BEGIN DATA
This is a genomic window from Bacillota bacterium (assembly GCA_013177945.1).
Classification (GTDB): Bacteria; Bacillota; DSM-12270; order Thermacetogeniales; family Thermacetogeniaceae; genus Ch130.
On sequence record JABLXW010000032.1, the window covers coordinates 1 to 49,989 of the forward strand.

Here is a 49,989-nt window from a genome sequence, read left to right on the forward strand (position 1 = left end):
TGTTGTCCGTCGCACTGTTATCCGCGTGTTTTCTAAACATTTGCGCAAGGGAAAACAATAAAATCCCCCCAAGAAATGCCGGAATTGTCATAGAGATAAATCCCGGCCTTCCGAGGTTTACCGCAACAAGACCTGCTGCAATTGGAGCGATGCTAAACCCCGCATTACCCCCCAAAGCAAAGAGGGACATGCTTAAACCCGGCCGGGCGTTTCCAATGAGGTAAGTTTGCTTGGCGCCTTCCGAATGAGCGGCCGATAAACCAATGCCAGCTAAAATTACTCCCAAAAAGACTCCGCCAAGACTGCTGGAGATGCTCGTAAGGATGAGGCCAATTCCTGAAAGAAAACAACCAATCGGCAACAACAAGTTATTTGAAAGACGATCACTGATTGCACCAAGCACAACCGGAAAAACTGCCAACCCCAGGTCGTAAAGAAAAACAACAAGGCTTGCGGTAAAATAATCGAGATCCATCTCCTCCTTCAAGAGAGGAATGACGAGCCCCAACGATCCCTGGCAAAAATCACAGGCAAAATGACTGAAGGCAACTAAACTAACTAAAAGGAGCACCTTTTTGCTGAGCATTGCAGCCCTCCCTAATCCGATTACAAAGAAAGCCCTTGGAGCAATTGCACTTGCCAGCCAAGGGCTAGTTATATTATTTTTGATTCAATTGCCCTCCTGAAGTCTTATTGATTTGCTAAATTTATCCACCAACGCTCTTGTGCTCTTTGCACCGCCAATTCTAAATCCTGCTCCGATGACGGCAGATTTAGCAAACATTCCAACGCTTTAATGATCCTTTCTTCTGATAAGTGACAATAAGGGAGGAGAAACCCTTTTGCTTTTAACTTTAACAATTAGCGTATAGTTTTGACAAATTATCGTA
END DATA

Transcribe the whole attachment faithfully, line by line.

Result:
This is a genomic window from Bacillota bacterium (assembly GCA_013177945.1).
Classification (GTDB): Bacteria; Bacillota; DSM-12270; order Thermacetogeniales; family Thermacetogeniaceae; genus Ch130.
On sequence record JABLXW010000032.1, the window covers coordinates 1 to 49,989 of the forward strand.

Here is a 49,989-nt window from a genome sequence, read left to right on the forward strand (position 1 = left end):
TGTTGTCCGTCGCACTGTTATCCGCGTGTTTTCTAAACATTTGCGCAAGGGAAAACAATAAAATCCCCCCAAGAAATGCCGGAATTGTCATAGAGATAAATCCCGGCCTTCCGAGGTTTACCGCAACAAGACCTGCTGCAATTGGAGCGATGCTAAACCCCGCATTACCCCCCAAAGCAAAGAGGGACATGCTTAAACCCGGCCGGGCGTTTCCAATGAGGTAAGTTTGCTTGGCGCCTTCCGAATGAGCGGCCGATAAACCAATGCCAGCTAAAATTACTCCCAAAAAGACTCCGCCAAGACTGCTGGAGATGCTCGTAAGGATGAGGCCAATTCCTGAAAGAAAACAACCAATCGGCAACAACAAGTTATTTGAAAGACGATCACTGATTGCACCAAGCACAACCGGAAAAACTGCCAACCCCAGGTCGTAAAGAAAAACAACAAGGCTTGCGGTAAAATAATCGAGATCCATCTCCTCCTTCAAGAGAGGAATGACGAGCCCCAACGATCCCTGGCAAAAATCACAGGCAAAATGACTGAAGGCAACTAAACTAACTAAAAGGAGCACCTTTTTGCTGAGCATTGCAGCCCTCCCTAATCCGATTACAAAGAAAGCCCTTGGAGCAATTGCACTTGCCAGCCAAGGGCTAGTTATATTATTTTTGATTCAATTGCCCTCCTGAAGTCTTATTGATTTGCTAAATTTATCCACCAACGCTCTTGTGCTCTTTGCACCGCCAATTCTAAATCCTGCTCCGATGACGGCAGATTTAGCAAACATTCCAACGCTTTAATGATCCTTTCTTCTGATAAGTGACAATAAGGGAGGAGAAACCCTTTTGCTTTTAACTTTAACAATTAGCGTATAGTTTTGACAAATTATCGTA